Force Majeure Drafting and Interpretation

Contractors commonly advocate that any unplanned circumstance which makes a contractor's performance extremely difficult, expensive – or even impossible and profitless – relieves the contractor from completing the contract.This is not true.If the event's risks were reasonably foreseeable, Florida law places the burden on the parties to specifically address them in the contract.Or, as one court stated, a contractor can't simply get out of a contract made difficult by unplanned events "if the relevant business risk was foreseeable at the inception of the agreement and could have been the subject of an express contractual agreement."Home Design Center – Joint Venture v. County Appliances of Naples, Inc., 563 So. 2d 767, 769-770 (Fla. 2d DCA 1990).Therefore, during contract negotiations both sides are advised to pay strict attention to the kinds of events that will allow an adjustment in the contractor's obligations, and what kinds of adjustments will be allowed.Anything that was foreseeable, but not accounted for in the contract, will be at the contractor's risk.

Associations facing existing pandemic-related force majeure demands should scrutinize the terms of the existing force majeure clause in the contract.For example, one could argue that any reputable roofing contractor entering into a contract within the last six months should have reasonably foreseen potential materials shortages and price increases due to the pandemic.Therefore, does a fair reading of the force majeure clause in your contract include events such as "national emergencies" or "supplier failures."If it does, then pandemic-related supply disruptions would arguably be the basis for a force majeure adjustment.What adjustment, then?Again, look to the contract language.Is a time and price adjustment permitted?Or just a time adjustment?For example, consider the following clause which provides that:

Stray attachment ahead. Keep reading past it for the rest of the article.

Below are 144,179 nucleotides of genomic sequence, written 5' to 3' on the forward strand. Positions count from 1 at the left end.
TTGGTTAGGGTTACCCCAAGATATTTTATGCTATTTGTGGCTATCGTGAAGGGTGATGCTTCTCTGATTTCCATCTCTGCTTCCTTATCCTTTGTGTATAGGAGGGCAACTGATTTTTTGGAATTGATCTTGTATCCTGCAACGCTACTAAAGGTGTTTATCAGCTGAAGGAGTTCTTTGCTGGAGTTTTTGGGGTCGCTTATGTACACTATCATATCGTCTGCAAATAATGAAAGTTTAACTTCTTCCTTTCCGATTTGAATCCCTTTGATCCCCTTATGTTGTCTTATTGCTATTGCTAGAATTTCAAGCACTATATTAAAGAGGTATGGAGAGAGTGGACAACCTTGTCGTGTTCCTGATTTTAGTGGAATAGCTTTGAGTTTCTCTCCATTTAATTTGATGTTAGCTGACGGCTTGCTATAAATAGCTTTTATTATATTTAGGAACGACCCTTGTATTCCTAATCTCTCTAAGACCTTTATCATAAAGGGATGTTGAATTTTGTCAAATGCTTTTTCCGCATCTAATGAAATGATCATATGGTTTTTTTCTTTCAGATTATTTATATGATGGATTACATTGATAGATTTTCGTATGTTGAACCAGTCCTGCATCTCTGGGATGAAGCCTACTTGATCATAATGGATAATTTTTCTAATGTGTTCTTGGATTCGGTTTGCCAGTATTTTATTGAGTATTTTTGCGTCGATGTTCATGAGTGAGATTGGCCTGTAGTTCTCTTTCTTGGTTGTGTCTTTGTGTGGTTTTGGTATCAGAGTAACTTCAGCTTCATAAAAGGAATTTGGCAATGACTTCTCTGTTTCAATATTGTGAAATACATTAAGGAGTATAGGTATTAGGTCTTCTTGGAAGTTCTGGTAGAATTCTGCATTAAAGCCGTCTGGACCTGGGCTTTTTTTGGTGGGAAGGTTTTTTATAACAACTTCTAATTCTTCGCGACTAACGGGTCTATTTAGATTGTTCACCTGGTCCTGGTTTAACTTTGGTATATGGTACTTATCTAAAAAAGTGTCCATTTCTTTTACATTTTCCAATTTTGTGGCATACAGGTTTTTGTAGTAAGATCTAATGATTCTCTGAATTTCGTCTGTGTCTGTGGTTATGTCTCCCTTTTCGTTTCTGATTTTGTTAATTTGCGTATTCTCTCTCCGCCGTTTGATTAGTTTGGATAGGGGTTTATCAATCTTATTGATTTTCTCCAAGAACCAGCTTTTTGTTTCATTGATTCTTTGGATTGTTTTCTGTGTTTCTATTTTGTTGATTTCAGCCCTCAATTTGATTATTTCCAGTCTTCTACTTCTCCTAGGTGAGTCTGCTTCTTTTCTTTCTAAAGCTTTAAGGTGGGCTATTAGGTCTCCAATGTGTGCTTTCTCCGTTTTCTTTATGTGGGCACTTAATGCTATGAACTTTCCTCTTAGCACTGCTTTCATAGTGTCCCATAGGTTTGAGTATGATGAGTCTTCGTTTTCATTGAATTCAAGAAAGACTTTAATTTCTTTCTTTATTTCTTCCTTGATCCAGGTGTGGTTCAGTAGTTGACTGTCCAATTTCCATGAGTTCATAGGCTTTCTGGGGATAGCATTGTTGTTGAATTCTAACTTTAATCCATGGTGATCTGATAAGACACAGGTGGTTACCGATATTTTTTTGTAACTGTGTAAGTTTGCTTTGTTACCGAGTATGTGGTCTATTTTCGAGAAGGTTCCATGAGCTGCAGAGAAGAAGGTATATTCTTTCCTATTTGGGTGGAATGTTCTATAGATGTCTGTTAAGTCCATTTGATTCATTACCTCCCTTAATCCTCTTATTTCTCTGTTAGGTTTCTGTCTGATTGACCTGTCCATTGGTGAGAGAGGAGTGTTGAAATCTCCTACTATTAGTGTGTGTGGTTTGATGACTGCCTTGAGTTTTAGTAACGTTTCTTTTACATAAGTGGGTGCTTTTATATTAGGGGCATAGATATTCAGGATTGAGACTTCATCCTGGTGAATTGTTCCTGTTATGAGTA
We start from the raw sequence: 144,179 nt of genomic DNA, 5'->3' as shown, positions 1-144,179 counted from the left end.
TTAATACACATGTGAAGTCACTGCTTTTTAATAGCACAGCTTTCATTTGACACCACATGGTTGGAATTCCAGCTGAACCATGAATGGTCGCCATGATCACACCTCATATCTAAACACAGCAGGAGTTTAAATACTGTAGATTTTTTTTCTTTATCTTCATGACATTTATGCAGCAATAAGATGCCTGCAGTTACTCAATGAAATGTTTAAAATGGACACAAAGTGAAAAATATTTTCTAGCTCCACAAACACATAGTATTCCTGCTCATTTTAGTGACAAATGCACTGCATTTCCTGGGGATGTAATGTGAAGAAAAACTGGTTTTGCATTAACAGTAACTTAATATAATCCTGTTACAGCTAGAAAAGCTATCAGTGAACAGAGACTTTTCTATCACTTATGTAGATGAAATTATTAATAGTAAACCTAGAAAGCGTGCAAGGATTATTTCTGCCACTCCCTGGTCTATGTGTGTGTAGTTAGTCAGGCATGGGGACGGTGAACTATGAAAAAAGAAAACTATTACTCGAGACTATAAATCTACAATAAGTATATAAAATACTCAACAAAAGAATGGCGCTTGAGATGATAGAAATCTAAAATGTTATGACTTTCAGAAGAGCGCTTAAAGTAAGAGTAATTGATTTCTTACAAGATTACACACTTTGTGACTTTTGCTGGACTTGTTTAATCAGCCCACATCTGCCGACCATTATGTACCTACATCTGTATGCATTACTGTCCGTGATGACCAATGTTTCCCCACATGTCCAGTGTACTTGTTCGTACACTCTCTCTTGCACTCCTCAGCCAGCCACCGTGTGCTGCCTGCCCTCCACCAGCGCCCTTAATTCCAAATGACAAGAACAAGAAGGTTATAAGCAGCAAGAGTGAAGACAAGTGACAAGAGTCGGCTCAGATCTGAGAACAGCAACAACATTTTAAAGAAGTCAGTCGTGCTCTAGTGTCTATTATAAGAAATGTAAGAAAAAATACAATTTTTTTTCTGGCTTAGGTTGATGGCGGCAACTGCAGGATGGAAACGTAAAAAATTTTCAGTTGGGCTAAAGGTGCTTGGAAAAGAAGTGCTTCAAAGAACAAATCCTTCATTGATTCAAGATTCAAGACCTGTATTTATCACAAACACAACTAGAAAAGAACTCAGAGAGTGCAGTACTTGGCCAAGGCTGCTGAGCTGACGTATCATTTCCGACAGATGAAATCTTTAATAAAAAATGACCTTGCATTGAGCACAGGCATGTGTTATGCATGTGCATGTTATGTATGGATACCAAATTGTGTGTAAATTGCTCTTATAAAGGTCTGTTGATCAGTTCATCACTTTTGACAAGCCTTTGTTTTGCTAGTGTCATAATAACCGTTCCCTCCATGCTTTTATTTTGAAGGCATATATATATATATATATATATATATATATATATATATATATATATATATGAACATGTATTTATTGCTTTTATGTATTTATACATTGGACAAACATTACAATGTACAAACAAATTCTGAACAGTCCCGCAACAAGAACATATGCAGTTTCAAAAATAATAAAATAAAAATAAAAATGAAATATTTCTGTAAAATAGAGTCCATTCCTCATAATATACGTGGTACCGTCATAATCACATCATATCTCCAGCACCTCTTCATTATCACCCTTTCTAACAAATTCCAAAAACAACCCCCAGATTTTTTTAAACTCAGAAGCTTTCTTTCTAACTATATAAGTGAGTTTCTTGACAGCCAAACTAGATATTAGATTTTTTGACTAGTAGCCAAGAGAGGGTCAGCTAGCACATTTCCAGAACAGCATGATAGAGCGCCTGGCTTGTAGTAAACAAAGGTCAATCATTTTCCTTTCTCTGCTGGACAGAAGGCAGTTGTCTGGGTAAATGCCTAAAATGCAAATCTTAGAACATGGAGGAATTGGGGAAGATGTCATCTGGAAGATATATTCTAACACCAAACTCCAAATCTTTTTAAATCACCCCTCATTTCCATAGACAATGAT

the excused party shall use reasonable efforts to avoid and remove such causes of non-performance and shall proceed to perform with reasonable dispatch whenever such causes are removed or ceased.

Arguably this language allows the contractor a time adjustment, but on condition that the contractor explore other supplier options and begin performing once supplies are reasonably available.It does not, however, suggest the availability of a price increase.Therefore, the association faced with this force majeure clause should consent to reasonable extensions of the contract times while resisting a request to pay for increased materials costs.

To conclude, a community association is always advised to address force majeure provisions with great care during contract drafting.When confronted with a force majeure request mid-project, an association should carefully read and interpret the existing force majeure clause and seek legal counsel as to the obligations imposed by it.At the end of the day force majeure provisions are the primary risk adjustment tool in the face of events beyond the parties' control.

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My Building Might Be Defective – What’s Next?

 Controlling The Compensation Game With Three Decisive Plays